Heroes in Tech: How Female role models are smashing stereotypes

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This week, Telia Company seriously steps up its game to inspire girls and young women to choose a career in tech-savvy industries. As part of “Female Role Model Day@Telia”, girls and women aged between 11 and 22 get to join a female Telia employee for a day at work. This event is also part of celebrating International Women’s Day on March 8.

“I haven’t been that interested in technology, said Chiara, 11, one of those who joined a female role model at Telia for a day. “But I want to find out about it. I can see that there are lots of different jobs. And I think, now, it is something I want to do. You also have a cool office, I wouldn’t be bored here.”

To Clara Bodin, Diversity Manager at Telia, it is all a step in the right direction.

“Attitudes are changing too slowly,” she says. “We can speed up a necessary change by being role models to girls and young women, and by showing them there is a place for them in the telecom industry.”

The European Commission estimates that by 2022, there will be a shortage of 500 000 so-called STEM workers, that is people who work in science, technology, engineering and mathematics. And that is in the EU alone. Today, fewer than one in three of the STEM workforces is female.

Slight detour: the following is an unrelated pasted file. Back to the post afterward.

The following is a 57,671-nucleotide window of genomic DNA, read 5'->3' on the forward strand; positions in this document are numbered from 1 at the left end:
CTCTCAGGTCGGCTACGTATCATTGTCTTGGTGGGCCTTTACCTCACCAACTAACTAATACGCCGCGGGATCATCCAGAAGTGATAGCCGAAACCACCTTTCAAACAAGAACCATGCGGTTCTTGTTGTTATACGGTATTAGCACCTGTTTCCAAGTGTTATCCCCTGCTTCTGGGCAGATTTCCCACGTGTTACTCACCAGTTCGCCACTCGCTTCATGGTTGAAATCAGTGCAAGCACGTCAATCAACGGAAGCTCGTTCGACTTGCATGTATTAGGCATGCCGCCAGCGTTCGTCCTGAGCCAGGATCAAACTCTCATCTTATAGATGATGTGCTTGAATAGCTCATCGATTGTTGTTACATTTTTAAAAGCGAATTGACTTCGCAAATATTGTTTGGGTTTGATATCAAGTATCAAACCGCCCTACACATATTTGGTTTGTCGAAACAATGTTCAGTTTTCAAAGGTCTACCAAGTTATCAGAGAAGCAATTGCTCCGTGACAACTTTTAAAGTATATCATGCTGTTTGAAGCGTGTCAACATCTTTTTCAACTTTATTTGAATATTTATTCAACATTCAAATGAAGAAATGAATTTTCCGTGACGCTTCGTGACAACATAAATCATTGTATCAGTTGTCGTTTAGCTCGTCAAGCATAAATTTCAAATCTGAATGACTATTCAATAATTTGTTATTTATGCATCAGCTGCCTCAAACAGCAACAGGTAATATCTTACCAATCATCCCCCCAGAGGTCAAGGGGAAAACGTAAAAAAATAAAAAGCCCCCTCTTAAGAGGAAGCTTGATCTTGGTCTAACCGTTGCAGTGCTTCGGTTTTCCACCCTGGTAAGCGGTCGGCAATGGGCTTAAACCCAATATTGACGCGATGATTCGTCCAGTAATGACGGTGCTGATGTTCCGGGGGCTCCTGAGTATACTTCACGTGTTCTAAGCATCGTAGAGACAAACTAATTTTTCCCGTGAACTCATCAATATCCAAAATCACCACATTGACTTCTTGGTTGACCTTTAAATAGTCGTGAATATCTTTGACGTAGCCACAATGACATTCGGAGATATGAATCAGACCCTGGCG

Furthermore, women tend to do better than men in higher education, but only five percent of women choose to work for telecom companies.

This is the case even though business consultancy firm McKinsey reports that companies in the top quartile for gender diversity are 15 percent more likely to outperform the industry median. ​

“A change here is a win for everyone. As employers we have a huge untapped talent potential here,” Bodin says. “Providing girls with access to female role models is one way to smash stereotypes associated with the tech industry, and to get girls excited about technology.”

During the day on Thursday, March 7, conversations ranged from what it is like to be one of few girls in the school’s science club and daring to really go for what you want to achieve, to possible insecurities and what to think about when you apply for a job.

“I am really into math and science,” said one 16-year-old participant. “I want to work in that area. I think I can do it.”


Telecomdrive Bureau
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